Assad Is Still Using Chemical Weapons in Syria

Neither the threat of U.S. action nor an Obama-era agreement appears to deter Bashar al-Assad.

Mikhail Klimentyev / Sputnik / Reuters

UN investigators are looking into reports the Syrian regime used chemical weapons on at least two rebel-held towns in recent days. The reports mark at least the sixth time the regime of President Bashar Assad has used such weapons against civilian population centers.

The UN Commission of Inquiry on Syria said Tuesday it had received multiple reports “that bombs allegedly containing weaponized chlorine have been used in the town of Saraqeb in Idlib and Douma in eastern Ghouta.” The allegation is likely to further increase tensions between the U.S. and Russia at the UN Security Council, where both countries are permanent, veto-wielding members. The U.S. complains that Russia, which backs the Assad regime, blocks any meaningful action against the Syrian leader’s use of internationally prohibited weapons.

“It’s a true tragedy that Russia has sent us back to square one in the effort to end chemical weapons use in Syria,” Nikki Haley, the U.S. ambassador to the UN said Monday at the Security Council. “But we will not cease in our efforts to know the truth of the Assad regime and ensure that that truth is known and acted on by the international community.” The remarks echoed those made by Rex Tillerson, the U.S. secretary of state, in late January, after another incident in which Assad was accused of using chemical weapons. Tillerson said: “Whoever conducted the attacks, Russia ultimately bears responsibility for the victims in east Ghouta [the Damascus suburb where the attacks took place] and countless other Syrians targeted with chemical weapons since Russia became involved in Syria.” Russia’s intervention in the Syrian Civil War in October 2015 decisively tilted the conflict in Assad’s favor.

The chemical attacks keep coming despite an Obama-era agreement with Russia, struck in 2013, on the destruction of Assad’s chemical weapons. Under that deal, Syria agreed to eliminate its chemical-weapons stockpile. News reports at the time said Syria had 1,000 tons of chemical weapons, including mustard gas, sarin, and VX, the nerve agent. International inspectors say Syria has largely destroyed the stockpiles it said it had—though there continue to be complaints about the pace of Syria’s compliance. But that agreement did not include chlorine because the Assad regime hadn’t added it to a list it submitted to international monitors of the chemical weapons it possessed. The most recent attacks were all reportedly chlorine-based.

Jean Pascal Zanders, who heads The Trench, an organization that studies disarmament and security issues, told me that part of the problem is that chlorine has non-weapons applications like purifying water. He said he believes that Assad’s use of chlorine “probably started as an opportunistic use of a toxic chemical. … Then later on, a more dedicated production system was set up particularly with respect to designing barrel bombs and other types of projectiles to disseminate chlorine in larger quantities.” Although chlorine wasn’t included on the Syrian list given to inspectors, the use of chlorine-based weapons is still a violation of Syria’s commitment to the chemical weapons convention.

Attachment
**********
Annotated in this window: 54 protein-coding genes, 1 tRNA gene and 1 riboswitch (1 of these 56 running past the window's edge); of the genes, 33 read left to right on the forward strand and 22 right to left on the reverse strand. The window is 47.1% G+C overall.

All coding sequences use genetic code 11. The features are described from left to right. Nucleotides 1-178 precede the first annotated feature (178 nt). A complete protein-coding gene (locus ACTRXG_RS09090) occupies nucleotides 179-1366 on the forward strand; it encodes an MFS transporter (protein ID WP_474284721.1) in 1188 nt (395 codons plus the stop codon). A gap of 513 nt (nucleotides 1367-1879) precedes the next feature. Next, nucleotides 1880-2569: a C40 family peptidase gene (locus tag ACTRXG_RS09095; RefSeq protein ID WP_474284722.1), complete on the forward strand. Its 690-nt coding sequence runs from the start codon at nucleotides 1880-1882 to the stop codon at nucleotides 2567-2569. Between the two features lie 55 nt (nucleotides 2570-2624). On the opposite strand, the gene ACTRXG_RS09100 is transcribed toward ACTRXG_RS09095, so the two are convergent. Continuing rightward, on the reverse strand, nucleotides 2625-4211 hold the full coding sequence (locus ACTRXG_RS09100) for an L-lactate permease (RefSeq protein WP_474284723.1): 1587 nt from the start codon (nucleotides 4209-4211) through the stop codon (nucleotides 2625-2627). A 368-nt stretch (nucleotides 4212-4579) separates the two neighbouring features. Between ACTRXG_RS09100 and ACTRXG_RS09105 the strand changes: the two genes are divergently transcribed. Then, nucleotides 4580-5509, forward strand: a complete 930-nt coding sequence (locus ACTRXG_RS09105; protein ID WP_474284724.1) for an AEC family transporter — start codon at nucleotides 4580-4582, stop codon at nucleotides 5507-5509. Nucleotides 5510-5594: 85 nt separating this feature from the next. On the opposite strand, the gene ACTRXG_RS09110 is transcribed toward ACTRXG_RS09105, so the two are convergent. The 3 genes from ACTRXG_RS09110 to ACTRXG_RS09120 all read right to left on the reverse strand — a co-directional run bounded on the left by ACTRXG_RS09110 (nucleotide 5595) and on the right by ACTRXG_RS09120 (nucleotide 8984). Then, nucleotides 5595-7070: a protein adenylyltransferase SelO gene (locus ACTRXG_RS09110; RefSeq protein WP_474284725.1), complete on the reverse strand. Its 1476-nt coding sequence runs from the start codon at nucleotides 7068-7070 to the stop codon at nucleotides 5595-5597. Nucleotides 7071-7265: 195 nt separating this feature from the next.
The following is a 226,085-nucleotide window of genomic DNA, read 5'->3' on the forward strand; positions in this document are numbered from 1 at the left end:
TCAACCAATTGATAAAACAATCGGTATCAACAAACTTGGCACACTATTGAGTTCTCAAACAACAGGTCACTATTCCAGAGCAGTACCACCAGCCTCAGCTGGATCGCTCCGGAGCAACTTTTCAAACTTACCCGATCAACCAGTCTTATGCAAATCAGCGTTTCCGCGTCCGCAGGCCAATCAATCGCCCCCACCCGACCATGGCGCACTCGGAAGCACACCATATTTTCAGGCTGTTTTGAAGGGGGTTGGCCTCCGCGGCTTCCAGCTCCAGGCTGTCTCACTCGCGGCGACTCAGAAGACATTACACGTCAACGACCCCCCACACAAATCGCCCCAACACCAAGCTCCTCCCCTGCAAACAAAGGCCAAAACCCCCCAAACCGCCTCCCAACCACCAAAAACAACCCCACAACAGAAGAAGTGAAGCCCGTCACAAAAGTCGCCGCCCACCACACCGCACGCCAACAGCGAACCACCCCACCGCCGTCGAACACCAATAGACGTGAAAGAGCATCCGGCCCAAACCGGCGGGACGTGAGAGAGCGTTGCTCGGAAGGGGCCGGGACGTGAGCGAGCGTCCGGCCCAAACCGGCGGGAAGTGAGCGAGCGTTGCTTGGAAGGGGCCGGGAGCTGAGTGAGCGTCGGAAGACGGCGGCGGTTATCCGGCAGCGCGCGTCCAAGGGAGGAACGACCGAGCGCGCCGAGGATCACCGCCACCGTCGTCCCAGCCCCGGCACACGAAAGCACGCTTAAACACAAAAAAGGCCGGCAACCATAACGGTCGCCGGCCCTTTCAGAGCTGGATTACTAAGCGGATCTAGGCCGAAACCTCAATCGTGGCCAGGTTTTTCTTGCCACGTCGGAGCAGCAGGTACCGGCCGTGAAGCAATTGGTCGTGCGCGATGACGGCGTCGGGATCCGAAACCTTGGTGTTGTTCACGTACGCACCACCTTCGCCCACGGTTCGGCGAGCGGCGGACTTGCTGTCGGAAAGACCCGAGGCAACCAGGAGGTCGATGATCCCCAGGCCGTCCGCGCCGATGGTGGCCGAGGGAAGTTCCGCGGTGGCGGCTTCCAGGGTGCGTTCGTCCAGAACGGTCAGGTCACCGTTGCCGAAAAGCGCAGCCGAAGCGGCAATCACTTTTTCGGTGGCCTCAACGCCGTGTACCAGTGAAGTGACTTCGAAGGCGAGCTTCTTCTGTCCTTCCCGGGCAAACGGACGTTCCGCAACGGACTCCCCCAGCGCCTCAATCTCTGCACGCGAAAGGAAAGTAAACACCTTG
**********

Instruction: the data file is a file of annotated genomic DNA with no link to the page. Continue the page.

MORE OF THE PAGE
“You can’t get a worse violation of the treaty than doing that,” Zanders said.

Assad’s continued use of these weapons once again calls into question the effectiveness of the pact to rid Syria of chemical weapons, and indeed President Obama’s broader policy toward Syria.

The “deal to disarm Assad of his chemical weapons was a failure,” Jeffrey Goldberg wrote in The Atlantic last April, after Assad was accused of using sarin gas against civilians in an attack that prompted retaliation from the Trump administration. “It was not a complete failure, in that stockpiles were indeed removed, but Assad kept enough of these weapons to allow him to continue murdering civilians with sarin gas. The argument that Obama achieved comprehensive WMD disarmament without going to war is no longer, as they say in Washington, operative.”

Obama’s policy toward Syria will perhaps be best remembered for his failure to enforce his metaphorical “red line” on the use of chemical weapons. When Assad used sarin against civilians in August 2013, Obama, who had resisted striking Assad directly, opted instead for the deal with Russia on Syria’s chemical weapons stockpile. But when last April Assad used sarin gas again, Trump showed little hesitation in using force in reply. That strike—and the threat of the use of more force—has not stopped the chlorine attacks, however.

Much has changed in Syria since last April’s U.S. military strike on Assad’s forces: for one, ISIS has been defeated; as a result, Assad is more firmly in charge of many of the country’s major population centers, though with Russian and Iranian support. As the international community tries to negotiate an end to the Syrian conflict, Assad’s use of conventional weapons on civilian targets such as hospitals and residential neighborhoods is also a priority. Those attacks have killed hundreds of thousands of people.

Whether the attacks—conventional or otherwise—stop in some kind of peace deal is a different question from whether they will be punished. In the case of chemical attacks, there is no real precedent for accountability. “No war in which there’s been a chemical warfare [has ever resulted in] international prosecution of chemical warfare,” Zanders said. “It didn’t happen after the first world war, didn’t happen after the second world war, the Japanese in China. It hasn’t happened after the Iran-Iraq war. So that’s the sad reality we have to deal with.”